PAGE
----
Richard Brautigan (January 30, 1935 - September 1984) was an American writer.
He was born in Tacoma, Washington and is best known for the works he produced while living in San Francisco in 1960s, where he became Poet-in-Residence at California Institute of Technology in 1967. Richard Brautigan committed suicide in Bolinas, California at the age of forty-nine. Brautigan's prose and poetry often delt with the tenuous and often impossible relationships a person tries to form with the world. Whether it is by history (A Confederate General from Big Sur), geography and time (The Tokyo-Montana Express), or memory (Sombrero Fallout), Brautigan's gentle protagonist/narrators often find their plans thwarted by the sometimes inexplicable viccitudes of existence. Sometimes solace can be found in either a new love (The Abortion) or just a casual participation in the world (In Watermelon Sugar) which can offer a kind of stability to living. Brautigan's writings are also characterized a remarkable and often humorous imagination. The permiation of very inventive metaphoric approximations lend even his prose works the feeling of poetry. Brautigan's work became identified with the counterculture youth movement of the late 1960's. Brautigan's eccentirc appearance and manner did not help to dissuade this conception of him and his work but the designation, "hippie author" doesn't seem to fit a writer whose work is so full of melancholy and a preocupation with death and change. The critical backlash of the late 1970s and early 1980s did much to hasten his suicide. Brautigan once wrote, "All of us have a place in history. Mine is clouds."
Trout Fishing in America, (1967 ISBN 0395500761) Omibus edition
The back cover has the single word: MAYONNAISE in white letters on a solid red background. It is traditional to flirt with women in coffeeshops by showing them the back cover for an instant and then refusing to explain.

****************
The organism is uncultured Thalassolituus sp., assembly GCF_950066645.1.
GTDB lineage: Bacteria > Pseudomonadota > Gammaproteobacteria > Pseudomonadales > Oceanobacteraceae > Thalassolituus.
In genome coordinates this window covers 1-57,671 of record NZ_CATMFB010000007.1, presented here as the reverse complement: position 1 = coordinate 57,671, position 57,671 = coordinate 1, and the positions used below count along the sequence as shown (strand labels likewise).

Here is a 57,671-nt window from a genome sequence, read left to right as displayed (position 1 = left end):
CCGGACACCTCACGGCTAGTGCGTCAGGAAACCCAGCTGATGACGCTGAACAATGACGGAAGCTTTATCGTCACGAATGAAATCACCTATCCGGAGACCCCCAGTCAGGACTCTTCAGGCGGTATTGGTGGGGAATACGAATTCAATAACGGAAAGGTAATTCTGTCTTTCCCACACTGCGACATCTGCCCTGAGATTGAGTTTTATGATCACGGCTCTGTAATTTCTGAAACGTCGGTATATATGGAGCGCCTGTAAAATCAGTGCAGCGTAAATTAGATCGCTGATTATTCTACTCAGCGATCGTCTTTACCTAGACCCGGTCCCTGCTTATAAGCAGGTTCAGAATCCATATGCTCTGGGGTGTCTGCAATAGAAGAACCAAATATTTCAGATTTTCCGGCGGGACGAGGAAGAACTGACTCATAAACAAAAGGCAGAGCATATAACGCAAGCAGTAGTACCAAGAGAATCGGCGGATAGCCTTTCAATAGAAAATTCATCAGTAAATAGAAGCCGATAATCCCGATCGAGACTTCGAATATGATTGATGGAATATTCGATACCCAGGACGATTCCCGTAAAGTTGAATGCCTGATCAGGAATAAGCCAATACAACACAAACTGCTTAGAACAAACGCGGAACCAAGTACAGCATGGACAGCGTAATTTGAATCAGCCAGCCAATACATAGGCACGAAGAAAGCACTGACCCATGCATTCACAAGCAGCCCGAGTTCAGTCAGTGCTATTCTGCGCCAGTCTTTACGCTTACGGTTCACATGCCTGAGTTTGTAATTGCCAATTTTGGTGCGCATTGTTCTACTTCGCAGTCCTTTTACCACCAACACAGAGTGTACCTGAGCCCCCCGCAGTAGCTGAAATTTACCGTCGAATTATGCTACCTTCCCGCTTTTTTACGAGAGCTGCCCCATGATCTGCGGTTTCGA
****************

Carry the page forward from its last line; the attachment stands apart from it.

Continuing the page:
A Confederate General From Big Sur, (1964 ISBN 224619233)
In Watermelon Sugar, (1968 ASIN 0440340268)
Revenge of the Lawn, (1970 ISBN 0671209604)
The Abortion: An Historical Romance, (1971 ISBN 0671208721)
The Hawkline Monster: A Gothic Western, (1974 ISBN 0671218093)
Willard and His Bowling Trophies: A Perverse Mystery, (1975 ISBN 0671220659)
Sombrero Fallout: A Japanese Novel, (1976 ISBN 0671223313)
Dreaming of Babylon: A Private Eye Novel 1942, (1977 ISBN 0440021464)
The Tokyo-Montana Express, (1980 ISBN 0440087708)
So the Wind Won't Blow It All Away, (1982 ISBN 0395706742)
An Unfortunate Woman: A Journey, (1982 ISBN 0312277105) not published until 2000
The Galilee Hitch-Hiker, 1958
Lay the Marble Tea, 1959
The Octopus Frontier, 1960
All Watched Over by Machines of Loving Grace, 1963
Please Plant This Book, 1968
Description 8 seed packets ; 14 x 8 cm. in folder, 18 cm.
Title from folder.
"Printed by Graham Mackintosh"--P.  of folder.
A poem is printed on one side of each packet.
The Pill versus the Springhill Mine Disaster, 1968
Rommel Drives on Deep into Egypt, 1970
Loading Mercury with a Pitchfork, (1971 ISBN 0671222635. 0671222716 pbk)
June 30th, June 30th, (1978 ISBN 044004295X)
The Edna Webster Collection of Undiscovered Writings, (1999 ISBN 0395974690)
Why unknown poets stay unknown, part 1
The conscripted storyteller
Would you like to saddle up a couple of goldfish and swim to Alaska?
The egg hunter
James Dean in Eugene, Oregon
A love letter from state insane asylum
I watched the world glide effortlessly bye
Somebody from Hemingway Land
There's always somebody who is enchanted
The flower burner
Three experimental dramas
Why unknown poets stay unknown, part 2